Some Mexican farm groups continue to protest the reduction in agricultural tariffs that took place on January 1 under terms set by the North American Free Trade Agreement, known as NAFTA. Over a dozen protesters are carrying out a hunger strike at a major city intersection near the U.S. embassy.
In his folk song, singer Andres Contreras says the Mexican campo, or countryside, cannot take any more and that the small farmers have lost their patience. He says people should listen to the complaints of the peasants, known in Spanish as campesinos so that they might preserve their traditional lifestyle, living off the land.
Nearby, 16 men and women lie under a tarp covered in blankets. They are representatives of various campesino organizations and they are undergoing a fast to draw attention to the cause.
One of the organizers of this protest, at Mexico City's Angel of Independence monument, is Fernando Olivaria Saavedra. He says the free trade agreement has been a disaster for the campo, although he admits that some sectors have done well because of the treaty. He says large farm operations have benefited most and that the government failed to take into account the needs of the peasants who work small plots of land and are ill-equipped to compete with Canada and the United States, the other treaty participants.
The government of President Vicente Fox has tried to mollify the farmers by opening a dialogue with them. Last week, Mr. Fox even suggested that he might be disposed to renegotiate parts of NAFTA, something he had previously said he would not do. But the president warned that it might not be wise to reopen treaty negotiations since Mexico could lose more than it gains in a new deal.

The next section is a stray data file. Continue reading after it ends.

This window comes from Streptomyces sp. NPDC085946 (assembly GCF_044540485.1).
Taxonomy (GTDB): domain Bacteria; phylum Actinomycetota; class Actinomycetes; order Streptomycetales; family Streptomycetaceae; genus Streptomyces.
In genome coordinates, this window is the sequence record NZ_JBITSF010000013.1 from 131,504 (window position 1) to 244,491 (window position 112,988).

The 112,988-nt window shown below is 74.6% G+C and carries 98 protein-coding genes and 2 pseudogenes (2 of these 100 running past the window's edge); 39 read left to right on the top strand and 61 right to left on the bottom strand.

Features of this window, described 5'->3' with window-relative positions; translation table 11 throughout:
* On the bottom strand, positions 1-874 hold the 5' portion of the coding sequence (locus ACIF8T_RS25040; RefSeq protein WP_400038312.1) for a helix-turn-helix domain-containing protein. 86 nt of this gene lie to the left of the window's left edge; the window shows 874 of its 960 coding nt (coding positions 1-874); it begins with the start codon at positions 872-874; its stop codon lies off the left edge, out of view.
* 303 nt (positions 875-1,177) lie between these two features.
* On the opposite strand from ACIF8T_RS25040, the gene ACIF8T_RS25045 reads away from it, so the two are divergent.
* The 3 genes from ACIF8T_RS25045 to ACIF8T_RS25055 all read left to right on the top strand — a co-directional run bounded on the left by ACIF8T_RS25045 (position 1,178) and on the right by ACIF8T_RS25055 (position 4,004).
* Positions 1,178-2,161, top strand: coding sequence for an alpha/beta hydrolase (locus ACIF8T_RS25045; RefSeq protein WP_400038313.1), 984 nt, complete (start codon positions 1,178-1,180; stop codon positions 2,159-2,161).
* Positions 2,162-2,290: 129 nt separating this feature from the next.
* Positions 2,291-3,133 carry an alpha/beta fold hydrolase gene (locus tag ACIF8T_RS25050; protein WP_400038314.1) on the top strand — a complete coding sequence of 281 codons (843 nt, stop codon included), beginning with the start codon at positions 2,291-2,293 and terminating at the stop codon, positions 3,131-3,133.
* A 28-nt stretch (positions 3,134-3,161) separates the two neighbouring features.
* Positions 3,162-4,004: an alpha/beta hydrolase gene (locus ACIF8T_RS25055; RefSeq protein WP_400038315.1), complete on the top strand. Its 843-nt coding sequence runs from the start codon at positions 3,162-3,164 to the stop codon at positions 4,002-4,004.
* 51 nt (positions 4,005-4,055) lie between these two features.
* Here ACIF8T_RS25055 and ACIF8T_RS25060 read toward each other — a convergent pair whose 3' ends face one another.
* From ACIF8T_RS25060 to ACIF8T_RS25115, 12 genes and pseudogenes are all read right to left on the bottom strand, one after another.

Free trade advocates have supported the government's refusal to renegotiate and have expressed concern that Mr. Fox might damage both trade and his own credibility by giving in to the farmers' groups demands.
Reforma newspaper columnist Sergio Sarmiento notes that the overall effect of NAFTA has been positive for Mexico. In the past ten years, he says, Bank of Mexico figures show a more than 58 percent increase in Mexican exports. He also notes that imports of cheaper grains and other products from the United States and Canada have kept food prices for Mexican consumers much lower than they would have been without the treaty. Mr. Sarmiento says the real problem is not trade, it is the inability of the small, inefficient Mexican farms to produce and compete.
But the farm protest has taken on political force and is being backed by members of the leftist Party of the Democratic Revolution and some members of the Institutional Revolutionary Party, known as the PRI, which ruled Mexico for 71 years until Mr. Fox became president two years ago. With the involvement of these political forces, the issue of Mexican agriculture and the effects of free trade are likely to remain major topics of debate in the months ahead.